President Biden has announced a 90-day extension on the student loan repayment freeze. This is welcomed news for 41 million borrowers who will be affected.
While the Biden administration had previously set the deadline for student loan repayments to resume for February 1, 2022, pandemic-related hardships and pressure from democrats have led to an extension.
In his announcement, President Biden touted a strong economy while also recognizing the ongoing burden to student loan borrowers, “While our jobs recovery is one of the strongest ever — with nearly six million jobs added this year, we know that millions of student loan borrowers are still coping with the impacts of the pandemic and need some more time before resuming payments.”
The initial forbearance action was taken as part of the Coronavirus Aid, Relief, and Economic Security Act under President Donald Trump. Since March 2020, the payment freeze has been extended a total of four times.
In August, President Biden was adamant about the final January 31, 2022 deadline, and borrowers were told to begin financially preparing to begin making payments again. The Education Department also went into high gear preparing for a smooth transition back to operating at full capacity.
During his tenure, President Biden has also been under pressure to fulfill a campaign promise that would provide each borrower with $10,000 in student loan forgiveness. This has been stalled as Mr. Biden urges Congress to pass a bill so that he can avoid an executive action.
At the same time, some Democrats, including Chuck Schumer (NY) have been pushing for student loan forgiveness of up to $50,000. Despite a lot of attention around this issue, there has been little response from the Biden Administration.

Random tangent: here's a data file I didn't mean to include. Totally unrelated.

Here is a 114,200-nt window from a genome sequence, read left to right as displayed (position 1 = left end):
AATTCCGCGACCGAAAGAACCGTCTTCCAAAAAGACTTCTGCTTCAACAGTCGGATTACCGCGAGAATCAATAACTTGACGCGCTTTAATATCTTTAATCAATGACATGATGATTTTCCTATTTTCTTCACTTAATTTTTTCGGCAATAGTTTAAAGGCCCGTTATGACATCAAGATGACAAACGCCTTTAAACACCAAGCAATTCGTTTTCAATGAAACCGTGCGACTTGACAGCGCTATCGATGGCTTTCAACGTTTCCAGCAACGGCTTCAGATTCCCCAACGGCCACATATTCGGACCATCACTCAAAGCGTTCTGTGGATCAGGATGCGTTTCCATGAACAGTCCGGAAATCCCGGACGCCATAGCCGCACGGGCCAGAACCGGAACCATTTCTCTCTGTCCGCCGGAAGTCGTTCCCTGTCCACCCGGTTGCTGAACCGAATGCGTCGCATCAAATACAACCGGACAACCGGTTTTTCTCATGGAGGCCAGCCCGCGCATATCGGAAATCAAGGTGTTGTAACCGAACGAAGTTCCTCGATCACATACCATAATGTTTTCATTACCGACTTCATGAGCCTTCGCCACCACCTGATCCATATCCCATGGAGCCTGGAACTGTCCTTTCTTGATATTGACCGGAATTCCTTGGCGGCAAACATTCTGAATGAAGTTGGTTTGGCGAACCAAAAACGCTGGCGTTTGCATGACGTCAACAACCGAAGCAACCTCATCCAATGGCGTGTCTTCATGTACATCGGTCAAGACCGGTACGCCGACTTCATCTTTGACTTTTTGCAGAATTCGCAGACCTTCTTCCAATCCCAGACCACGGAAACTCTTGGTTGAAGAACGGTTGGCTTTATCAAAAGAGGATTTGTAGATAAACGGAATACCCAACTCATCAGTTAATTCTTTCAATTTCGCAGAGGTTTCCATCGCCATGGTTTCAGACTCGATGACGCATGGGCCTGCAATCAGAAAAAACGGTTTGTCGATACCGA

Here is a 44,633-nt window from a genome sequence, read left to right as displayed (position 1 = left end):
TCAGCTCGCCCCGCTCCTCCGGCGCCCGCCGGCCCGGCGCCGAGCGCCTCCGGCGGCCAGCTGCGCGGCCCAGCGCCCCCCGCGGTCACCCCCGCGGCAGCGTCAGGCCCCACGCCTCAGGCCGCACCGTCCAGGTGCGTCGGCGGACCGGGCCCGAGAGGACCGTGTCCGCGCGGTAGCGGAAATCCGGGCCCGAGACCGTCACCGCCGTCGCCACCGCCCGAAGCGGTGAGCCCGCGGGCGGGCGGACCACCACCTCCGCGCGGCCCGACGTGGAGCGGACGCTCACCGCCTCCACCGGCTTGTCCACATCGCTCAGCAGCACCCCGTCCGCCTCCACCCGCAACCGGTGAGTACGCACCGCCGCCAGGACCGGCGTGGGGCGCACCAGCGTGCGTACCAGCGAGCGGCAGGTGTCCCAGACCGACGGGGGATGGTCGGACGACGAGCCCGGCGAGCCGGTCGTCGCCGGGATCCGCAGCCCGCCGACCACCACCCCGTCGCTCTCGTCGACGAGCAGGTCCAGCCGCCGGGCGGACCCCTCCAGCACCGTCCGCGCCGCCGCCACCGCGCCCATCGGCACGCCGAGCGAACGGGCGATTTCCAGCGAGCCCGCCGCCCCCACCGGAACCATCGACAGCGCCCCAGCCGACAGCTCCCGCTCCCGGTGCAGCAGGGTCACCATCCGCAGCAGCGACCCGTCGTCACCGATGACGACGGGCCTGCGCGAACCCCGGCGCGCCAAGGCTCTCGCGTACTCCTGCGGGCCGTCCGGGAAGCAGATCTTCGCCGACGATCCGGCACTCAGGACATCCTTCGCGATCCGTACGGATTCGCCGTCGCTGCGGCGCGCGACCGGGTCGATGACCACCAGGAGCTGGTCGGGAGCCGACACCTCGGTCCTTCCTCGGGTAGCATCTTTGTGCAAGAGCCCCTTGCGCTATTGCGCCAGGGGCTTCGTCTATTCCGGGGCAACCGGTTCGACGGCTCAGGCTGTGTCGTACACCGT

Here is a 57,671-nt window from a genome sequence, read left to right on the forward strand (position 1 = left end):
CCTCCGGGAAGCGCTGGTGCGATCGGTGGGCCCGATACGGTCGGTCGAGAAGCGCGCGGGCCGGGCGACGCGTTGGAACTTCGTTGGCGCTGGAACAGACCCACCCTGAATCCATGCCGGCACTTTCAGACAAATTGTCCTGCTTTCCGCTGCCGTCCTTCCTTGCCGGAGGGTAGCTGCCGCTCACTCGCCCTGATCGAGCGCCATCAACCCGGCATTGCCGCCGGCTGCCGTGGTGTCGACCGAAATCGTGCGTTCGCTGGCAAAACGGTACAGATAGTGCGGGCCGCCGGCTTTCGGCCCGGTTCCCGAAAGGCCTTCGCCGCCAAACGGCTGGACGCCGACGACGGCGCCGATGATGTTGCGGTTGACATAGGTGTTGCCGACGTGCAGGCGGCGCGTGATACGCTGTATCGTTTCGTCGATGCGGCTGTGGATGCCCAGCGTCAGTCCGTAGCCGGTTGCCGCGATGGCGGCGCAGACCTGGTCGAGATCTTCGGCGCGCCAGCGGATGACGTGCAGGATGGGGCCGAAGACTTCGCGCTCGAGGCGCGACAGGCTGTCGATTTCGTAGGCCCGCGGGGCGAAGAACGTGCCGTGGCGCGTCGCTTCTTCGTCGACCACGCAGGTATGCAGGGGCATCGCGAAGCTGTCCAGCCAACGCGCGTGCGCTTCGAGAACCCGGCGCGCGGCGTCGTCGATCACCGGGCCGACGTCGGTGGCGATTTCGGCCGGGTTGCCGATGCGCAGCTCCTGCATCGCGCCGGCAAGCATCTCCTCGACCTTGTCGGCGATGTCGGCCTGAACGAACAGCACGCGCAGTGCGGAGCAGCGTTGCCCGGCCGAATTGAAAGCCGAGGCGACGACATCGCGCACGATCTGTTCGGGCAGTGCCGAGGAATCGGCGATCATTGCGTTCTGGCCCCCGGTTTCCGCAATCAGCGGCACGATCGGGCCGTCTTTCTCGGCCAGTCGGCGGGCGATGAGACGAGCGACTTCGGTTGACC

N.A.A.C.P. President Derrick Johnson made the argument that there is clearly room for Mr. Biden to do more, “If you can afford to pause student loan payments over and over again, you can afford to cancel it.”
Vice President Kamala Harris has also come out as a proponent of some measure of student loan forgiveness, “I had student loans. I mean, look, right now, we have so many people, tens of millions of people in the United States who are dealing with student loan debt and responsibilities, and it’s standing in the way of them being able to start a family or buy a home. And it’s real, and we need to deal with it.”
Ms. Harris has also been credited with convincing President Biden that another extension was necessary.
For many, the student loan moratorium has allowed them to regain a steady financial foothold, making the latest extension another welcome reprieve. The real question is whether there will be any other long-term relief for borrowers.